For those of us in the West, when it comes to getting a massage, most associate the relaxation technique with a spa-like environment complete with stream room and lavender scented pillows. What many don’t realize is that this healing practice in disguise, apart from relaxing your body, can actually have significant therapeutic benefits.
Checkout this recent Roxborough Patch post from Carol Haslam. In it, Haslam discusses three types of massage techniques designed to help send healing energy to afflicted areas. Included in her list is the Neuromuscular Technique (NMT), beneficial for people with longstanding pain, the Cranial Sacral Technique, a method that stimulates the production of endorphins, and the Myofascial Release, a massage technique that brings awareness to a person’s deep core issues.
This focuses not on the muscle tissue, but a webbing that exists in between the muscle fibers. Have you ever prepared a chicken breast or thigh for dinner? If so, you may have noticed that the meat has a thin, white, spider web-like substance layered in with the muscle. This is fascia.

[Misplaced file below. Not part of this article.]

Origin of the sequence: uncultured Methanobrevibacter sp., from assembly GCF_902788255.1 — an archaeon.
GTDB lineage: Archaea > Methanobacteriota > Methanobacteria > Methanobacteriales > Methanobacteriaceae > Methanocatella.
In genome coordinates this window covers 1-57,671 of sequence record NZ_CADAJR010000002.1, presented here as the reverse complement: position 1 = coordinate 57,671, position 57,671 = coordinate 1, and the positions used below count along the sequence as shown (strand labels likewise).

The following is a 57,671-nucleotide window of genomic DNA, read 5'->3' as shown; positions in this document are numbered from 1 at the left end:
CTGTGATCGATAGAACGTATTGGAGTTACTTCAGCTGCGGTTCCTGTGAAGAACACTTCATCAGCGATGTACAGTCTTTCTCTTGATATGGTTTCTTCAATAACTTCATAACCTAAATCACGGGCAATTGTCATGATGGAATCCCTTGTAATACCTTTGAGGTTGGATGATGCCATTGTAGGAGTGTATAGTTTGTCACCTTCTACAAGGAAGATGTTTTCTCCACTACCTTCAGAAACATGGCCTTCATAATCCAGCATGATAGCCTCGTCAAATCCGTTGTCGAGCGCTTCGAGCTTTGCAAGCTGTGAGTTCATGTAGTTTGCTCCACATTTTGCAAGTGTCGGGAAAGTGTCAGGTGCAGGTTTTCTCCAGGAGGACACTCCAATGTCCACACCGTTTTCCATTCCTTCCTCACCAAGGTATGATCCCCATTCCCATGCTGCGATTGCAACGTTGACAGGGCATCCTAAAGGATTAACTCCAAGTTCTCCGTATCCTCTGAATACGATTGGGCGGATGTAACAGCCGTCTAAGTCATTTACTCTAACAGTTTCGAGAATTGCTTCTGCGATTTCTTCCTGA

The basic theory behind Myofascial Release is that the fascia within the muscle should be lubricated, but is often extremely dried out. This fascia can be effected just as readily (or more-so) than the muscle itself. The practitioner holds an area in such a way that healing fluids and energy come in and lubricate the fascia.
Read more about how these three relaxation techniques and healing go hand-in-hand here.